“Somebody can call the bank pretending to be me, and he could also authenticate himself as me if he has all the data about me. The bank will ask him some four questions and if he has all that information, then the bank has no reason to believe that he is not me,” he explains.



“Somebody can apply for a SIM card with your Aadhaar number, and if the place that is issuing the SIM card didn't do a biometric verification then your card is good enough, because now they can do anything they want in your name,” Kiran said. In such cases, he points out, impersonation is almost ridiculously easy because the Aadhaar card, just a colour printout with no security features, can be faked by almost anyone.

He points out that, particularly in cases of online verifications, the problem of fraud is acutely heightened. “The thing is that if they have your number and your demographic details, if the government does a verification online, the details will match. Which means that the ID is not fake. It's just that you didn't actually authorise any of this. In a perfect world, everybody would do biometrics. The problem is that that does not exist right now.”



One of the major flaws of the current security practices of Aadhaar is that the UIDAI only takes responsibility for the security of data stored within its Central Identities Data Repository. However, explains Amber, over the last five years, the UIDAI has proactively seeded Aadhaar data across multiple government databases. However, the UIDAI has not exercised strict disclosure controls on these government databases, and there are no clear standards for publicity of information.

The CIS report points to the example of the Andhra Pradesh portal of the NREGA, which carries information on Aadhaar numbers and disbursal amounts on a simple text file, with no encryption or other security measures. The report argues that this system could easily be exploited to transfer illegal sums of money into these accounts, making beneficiaries liable for them.

Importantly, Amber points out that the recent publications of Aadhaar details cannot properly be called leaks. A leakage occurs, he points out, when information is treated as secret and stored accordingly and then breached from the outside or leaked by abusing access.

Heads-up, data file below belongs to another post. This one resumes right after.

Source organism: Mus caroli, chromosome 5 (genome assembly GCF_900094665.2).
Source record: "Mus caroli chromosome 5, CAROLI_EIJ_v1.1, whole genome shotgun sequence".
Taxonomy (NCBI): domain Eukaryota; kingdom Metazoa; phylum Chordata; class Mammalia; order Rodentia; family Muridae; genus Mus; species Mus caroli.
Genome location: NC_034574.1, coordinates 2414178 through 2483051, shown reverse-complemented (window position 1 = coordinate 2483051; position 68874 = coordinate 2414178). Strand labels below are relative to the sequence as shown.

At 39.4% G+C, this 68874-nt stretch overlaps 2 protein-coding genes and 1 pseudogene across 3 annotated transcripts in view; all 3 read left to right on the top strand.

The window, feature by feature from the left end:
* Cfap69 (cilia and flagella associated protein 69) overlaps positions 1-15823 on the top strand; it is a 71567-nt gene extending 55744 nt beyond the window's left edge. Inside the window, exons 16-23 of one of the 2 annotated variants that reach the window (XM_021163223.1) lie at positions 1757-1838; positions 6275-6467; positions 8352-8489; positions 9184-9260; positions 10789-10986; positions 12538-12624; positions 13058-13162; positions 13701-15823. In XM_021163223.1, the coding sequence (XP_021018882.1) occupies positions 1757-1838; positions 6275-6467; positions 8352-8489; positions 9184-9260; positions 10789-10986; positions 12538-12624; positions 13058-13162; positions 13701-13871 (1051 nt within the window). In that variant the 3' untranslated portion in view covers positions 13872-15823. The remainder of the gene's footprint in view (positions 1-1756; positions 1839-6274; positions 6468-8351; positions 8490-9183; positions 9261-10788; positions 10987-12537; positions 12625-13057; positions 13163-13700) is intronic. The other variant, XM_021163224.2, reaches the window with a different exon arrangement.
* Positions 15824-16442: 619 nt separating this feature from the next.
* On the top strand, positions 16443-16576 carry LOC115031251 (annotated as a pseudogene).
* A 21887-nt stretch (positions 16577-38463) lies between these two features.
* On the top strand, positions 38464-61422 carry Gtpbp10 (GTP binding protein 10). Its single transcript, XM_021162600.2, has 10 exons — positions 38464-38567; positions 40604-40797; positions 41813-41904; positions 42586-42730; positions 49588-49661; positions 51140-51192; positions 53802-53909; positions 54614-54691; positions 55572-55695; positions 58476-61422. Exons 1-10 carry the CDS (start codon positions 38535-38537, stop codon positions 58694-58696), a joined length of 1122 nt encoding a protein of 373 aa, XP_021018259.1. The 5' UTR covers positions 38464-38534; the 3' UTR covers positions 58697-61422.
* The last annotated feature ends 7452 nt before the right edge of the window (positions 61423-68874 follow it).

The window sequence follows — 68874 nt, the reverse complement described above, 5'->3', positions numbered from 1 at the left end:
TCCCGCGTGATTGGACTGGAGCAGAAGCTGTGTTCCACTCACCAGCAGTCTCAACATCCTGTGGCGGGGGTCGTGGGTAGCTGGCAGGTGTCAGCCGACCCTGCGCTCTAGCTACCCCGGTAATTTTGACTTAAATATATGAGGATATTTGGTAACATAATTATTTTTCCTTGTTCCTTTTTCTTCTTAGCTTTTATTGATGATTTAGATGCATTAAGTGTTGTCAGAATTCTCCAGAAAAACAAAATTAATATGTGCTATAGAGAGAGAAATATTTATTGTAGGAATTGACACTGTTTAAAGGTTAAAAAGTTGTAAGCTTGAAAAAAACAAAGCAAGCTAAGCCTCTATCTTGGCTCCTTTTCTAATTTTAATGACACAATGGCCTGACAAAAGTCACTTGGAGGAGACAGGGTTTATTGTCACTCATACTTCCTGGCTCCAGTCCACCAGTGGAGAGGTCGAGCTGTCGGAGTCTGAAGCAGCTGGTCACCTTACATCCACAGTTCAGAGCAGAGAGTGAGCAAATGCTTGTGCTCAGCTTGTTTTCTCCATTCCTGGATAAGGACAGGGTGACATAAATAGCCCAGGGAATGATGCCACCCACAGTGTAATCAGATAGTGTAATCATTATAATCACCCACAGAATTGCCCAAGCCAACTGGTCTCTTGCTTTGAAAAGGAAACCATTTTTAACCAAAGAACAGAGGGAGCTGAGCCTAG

“Here the websites that we looked at are designed in such a way that anybody without any technical knowledge can access information. They are available for download as spreadsheets, how much simpler could it get?” he asks.

Even with the much-vaunted infallibility of biometric verification, experts warn, there are some scarily large loopholes present. While the UIDAI regularly goes to town with the claim that the biometric data stored in the CIDR is well protected behind multiple firewalls, detractors point out that biometric data collected at each transaction point is not similarly secure.



“The larger problem is that the UIDAI constantly plays a game of denial and catch up. They keep pretending like other people are stupid and their system will never be broken. And other people keep pointing out that they've forgotten the most obvious things about security in any information system. They are currently in denial mode, where they insist such things are not possible until after it happens, and then they say oh it's happening, let's go do something to fix it,” Kiran says.


“Lifting fingerprints is ridiculously easy. Anything you touch will leave fingerprints on it. All it requires is some cello-tape to make a copy of your fingerprints. And then you can apply some wax to it and you get an actual impression of your finger. You can go place that on any fingerprint reader and it'll be fooled,” says Kiran.

It’s not as if such duplication is not possible with devices like credit cards. However, says Kiran, there are two key differences. Firstly, credit card companies have built up elaborate checks and balances over years to tackle fraud. Secondly, and far more importantly, credit cards that have been compromised can be cancelled. “Revocability is a feature in the credit card system. In Aadhaar you can't revoke anything. If fraud happens, you are stuck with fraud for the rest of your life,” explains Kiran.


We are all f**ked.The fact this is not being debated on tv and newspapers and everywhere else shows how clueless everyone is or that nobody has the balls to talk about it. It is a huge disaster waiting to happen and it could very well happen to you tomorrow.And there is absolutely nothing you could do to prevent it.